Hartford $46.59 $44.31 5%

Those who are bullish on these companies should like the idea of book value including AOCI being more accurate because it has grown faster than the company’s book value excluding AOCI.

Keep this study in mind when looking at valuations of insurance comparisons in the future.

The article AIG & Hartford Book Value Metrics – Which To Use? originally appeared on Fool.com and is written by Adam Jones.

Copyright © 1995 – 2013 The Motley Fool, LLC. All rights reserved. The Motley Fool has a disclosure policy.

blog comments powered by Disqus
Insider Monkey Headlines
Insider Monkey Small Cap Strategy
Insider Monkey Small Cap Strategy

Insider Monkey beat the market by 52 percentage points in 24 months Click to see monthly returns in table format!

Lists

10 Best States To Practice Medicine

The 10 Best States to Have a Business

The 12 Most Expensive Apple (AAPL) Apps in the Market

The 10 Richest Billionaires in the World

10 Biggest Kickstarter Failures

The 10 Best Places to Work At

The Top 10 of Google Inc (GOOGL)’s Most Expensive Acquisitions

13 Best Cities to Visit in South America

10 Most Expensive Works of Art of All Time

The 10 Richest Banks in the World

The 10 Best-Paying Jobs in America (2014)

7 Most Expensive Foods in the World

The World’s Top 10 Earning Authors

Five Wicked and Very Expensive Items (and Other “Stuff”) Sold on eBay

10 Biggest Celebrity Bankruptcies

The Top 10 Highest Paid CEOs in 2014

The 10 Most Expensive Real Estate Cities in America

10 Most Expensive States To Live In America

The 10 Best Airlines in the World

The 10 Best-Selling Cars in 2014

The 10 Best Industries to Invest In

The 10 Most Expensive States to Own a Car In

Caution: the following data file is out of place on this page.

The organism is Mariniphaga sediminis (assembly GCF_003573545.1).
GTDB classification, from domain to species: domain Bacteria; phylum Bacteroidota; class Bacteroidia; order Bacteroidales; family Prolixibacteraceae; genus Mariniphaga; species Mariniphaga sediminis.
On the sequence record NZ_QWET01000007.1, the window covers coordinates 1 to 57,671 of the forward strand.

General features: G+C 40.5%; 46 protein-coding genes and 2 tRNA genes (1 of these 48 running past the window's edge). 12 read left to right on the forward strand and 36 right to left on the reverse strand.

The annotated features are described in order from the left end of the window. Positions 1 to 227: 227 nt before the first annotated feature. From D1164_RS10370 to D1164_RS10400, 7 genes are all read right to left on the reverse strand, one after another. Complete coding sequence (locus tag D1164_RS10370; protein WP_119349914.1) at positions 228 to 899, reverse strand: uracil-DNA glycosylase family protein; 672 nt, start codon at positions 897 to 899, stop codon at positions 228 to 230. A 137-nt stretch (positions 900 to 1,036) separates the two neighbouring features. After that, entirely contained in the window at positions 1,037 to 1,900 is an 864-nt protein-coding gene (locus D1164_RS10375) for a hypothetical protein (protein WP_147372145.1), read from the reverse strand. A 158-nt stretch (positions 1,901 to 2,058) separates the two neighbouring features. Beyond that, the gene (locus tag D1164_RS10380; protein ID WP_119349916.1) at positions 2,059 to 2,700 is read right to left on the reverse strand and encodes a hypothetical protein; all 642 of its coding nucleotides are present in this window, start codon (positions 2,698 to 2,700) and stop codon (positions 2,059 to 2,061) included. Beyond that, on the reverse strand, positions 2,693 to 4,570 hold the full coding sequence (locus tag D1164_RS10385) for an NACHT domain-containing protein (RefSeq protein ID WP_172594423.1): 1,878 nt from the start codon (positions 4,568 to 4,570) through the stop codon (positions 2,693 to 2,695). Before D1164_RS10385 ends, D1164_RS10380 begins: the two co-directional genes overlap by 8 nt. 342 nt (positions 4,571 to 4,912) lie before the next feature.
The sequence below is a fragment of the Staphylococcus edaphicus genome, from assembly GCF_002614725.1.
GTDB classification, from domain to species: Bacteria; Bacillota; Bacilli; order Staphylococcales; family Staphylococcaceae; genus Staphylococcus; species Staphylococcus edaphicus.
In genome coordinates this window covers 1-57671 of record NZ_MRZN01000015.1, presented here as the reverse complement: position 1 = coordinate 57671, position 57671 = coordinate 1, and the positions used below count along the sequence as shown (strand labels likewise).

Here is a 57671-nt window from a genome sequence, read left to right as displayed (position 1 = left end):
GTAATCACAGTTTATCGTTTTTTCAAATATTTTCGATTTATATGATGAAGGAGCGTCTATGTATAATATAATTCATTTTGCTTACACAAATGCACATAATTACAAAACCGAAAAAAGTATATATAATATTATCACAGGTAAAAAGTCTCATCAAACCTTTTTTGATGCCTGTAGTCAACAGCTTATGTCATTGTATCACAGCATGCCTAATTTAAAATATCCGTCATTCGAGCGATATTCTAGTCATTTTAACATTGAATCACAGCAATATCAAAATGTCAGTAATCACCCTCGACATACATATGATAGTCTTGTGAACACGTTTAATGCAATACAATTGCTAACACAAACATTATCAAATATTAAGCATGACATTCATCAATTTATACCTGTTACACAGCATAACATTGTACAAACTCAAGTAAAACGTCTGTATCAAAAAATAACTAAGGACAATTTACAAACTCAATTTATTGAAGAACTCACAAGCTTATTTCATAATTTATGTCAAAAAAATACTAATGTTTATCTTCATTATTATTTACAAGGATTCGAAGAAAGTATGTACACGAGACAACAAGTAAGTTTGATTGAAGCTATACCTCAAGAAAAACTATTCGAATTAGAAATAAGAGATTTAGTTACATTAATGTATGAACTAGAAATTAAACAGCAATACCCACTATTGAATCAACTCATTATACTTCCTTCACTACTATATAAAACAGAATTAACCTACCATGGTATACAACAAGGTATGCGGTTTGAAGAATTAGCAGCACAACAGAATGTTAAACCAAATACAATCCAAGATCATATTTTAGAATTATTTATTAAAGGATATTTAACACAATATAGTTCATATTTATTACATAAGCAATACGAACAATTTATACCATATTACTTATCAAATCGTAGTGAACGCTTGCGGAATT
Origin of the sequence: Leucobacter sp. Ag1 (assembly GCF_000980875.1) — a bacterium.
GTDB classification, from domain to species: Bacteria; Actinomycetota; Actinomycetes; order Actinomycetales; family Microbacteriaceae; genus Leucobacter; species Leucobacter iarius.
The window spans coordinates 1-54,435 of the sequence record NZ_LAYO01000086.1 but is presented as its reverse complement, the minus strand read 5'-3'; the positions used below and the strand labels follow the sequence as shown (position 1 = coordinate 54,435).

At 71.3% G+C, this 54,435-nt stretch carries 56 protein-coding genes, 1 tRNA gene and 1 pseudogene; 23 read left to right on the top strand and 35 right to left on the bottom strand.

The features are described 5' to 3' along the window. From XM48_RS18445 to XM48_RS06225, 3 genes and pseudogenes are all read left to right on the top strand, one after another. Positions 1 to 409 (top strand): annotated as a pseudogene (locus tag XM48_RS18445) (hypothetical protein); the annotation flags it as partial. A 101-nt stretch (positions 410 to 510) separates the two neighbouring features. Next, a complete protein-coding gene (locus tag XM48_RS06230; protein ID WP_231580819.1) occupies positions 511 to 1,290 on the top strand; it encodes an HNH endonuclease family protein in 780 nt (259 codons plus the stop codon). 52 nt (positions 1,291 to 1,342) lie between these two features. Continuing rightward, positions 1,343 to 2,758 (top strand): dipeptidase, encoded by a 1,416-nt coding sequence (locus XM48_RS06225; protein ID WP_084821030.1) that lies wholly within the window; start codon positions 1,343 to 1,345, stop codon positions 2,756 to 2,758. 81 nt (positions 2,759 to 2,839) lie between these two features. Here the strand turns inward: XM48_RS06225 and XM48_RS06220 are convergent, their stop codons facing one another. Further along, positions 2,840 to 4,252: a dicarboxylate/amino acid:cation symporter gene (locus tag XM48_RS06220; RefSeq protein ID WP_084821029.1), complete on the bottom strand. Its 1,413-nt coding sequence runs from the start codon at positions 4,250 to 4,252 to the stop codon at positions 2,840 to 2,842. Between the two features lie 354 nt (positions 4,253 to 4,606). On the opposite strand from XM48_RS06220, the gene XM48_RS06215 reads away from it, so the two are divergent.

Top 10 Business Schools in US: 2014 Rankings

Top 20 Female Billionaires in 2014

6 Movies That You Should Watch to Better Understand The Cold War

Top 15 Best Paying Jobs for Women in 2014

Top 6 Things Rich People Do Differently Every Day

5 Retirement Mistakes To Avoid (and Einstein’s Famous Quote)

11 Smartest People in the World

6 Films About the Financial World You Need To Watch (While “The Wolf” is Not Around)

Warren Buffett and Billionaires Are Crazy About These 7 Stocks

The Top 10 States With Fastest Internet Speeds

10 Best Places to Visit in USA in August

Top 10 Cities to Visit Before You Die

Top 10 Genetically Modified Food In the US

15 Highest Grossing Movies Opening Weekend

5 Best Poker Books For Beginners

10 Strategies Hedge Funds Use to Make Huge Returns

Top 10 Fast Food Franchises to Buy

10 Best Places to Visit in Canada

Best Summer Jobs for Teachers

10 Youngest Hedge Fund Billionaires

Top 10 One Hit Wonders of the 90s

Fastest Growing Cities In America

Top 10 U.S. Cities for Freelancers

Top 9 Most Popular Free iPhone Apps

Top 10 Least Expensive Private Business Schools in the US

Top 15 Most Expensive Countries in the World – 2014

Top 6 Tax Scams and How to Protect Yourself

Top Businesses to Invest In

Subscribe

Enter your email:

Delivered by FeedBurner

X

Thanks! An email with instructions is sent to !

Your email already exists in our database. Click here to go to your subscriptions

Insider Monkey returned 47.6% in its first year! Wondering How?

Download a complete edition of our newsletter for free!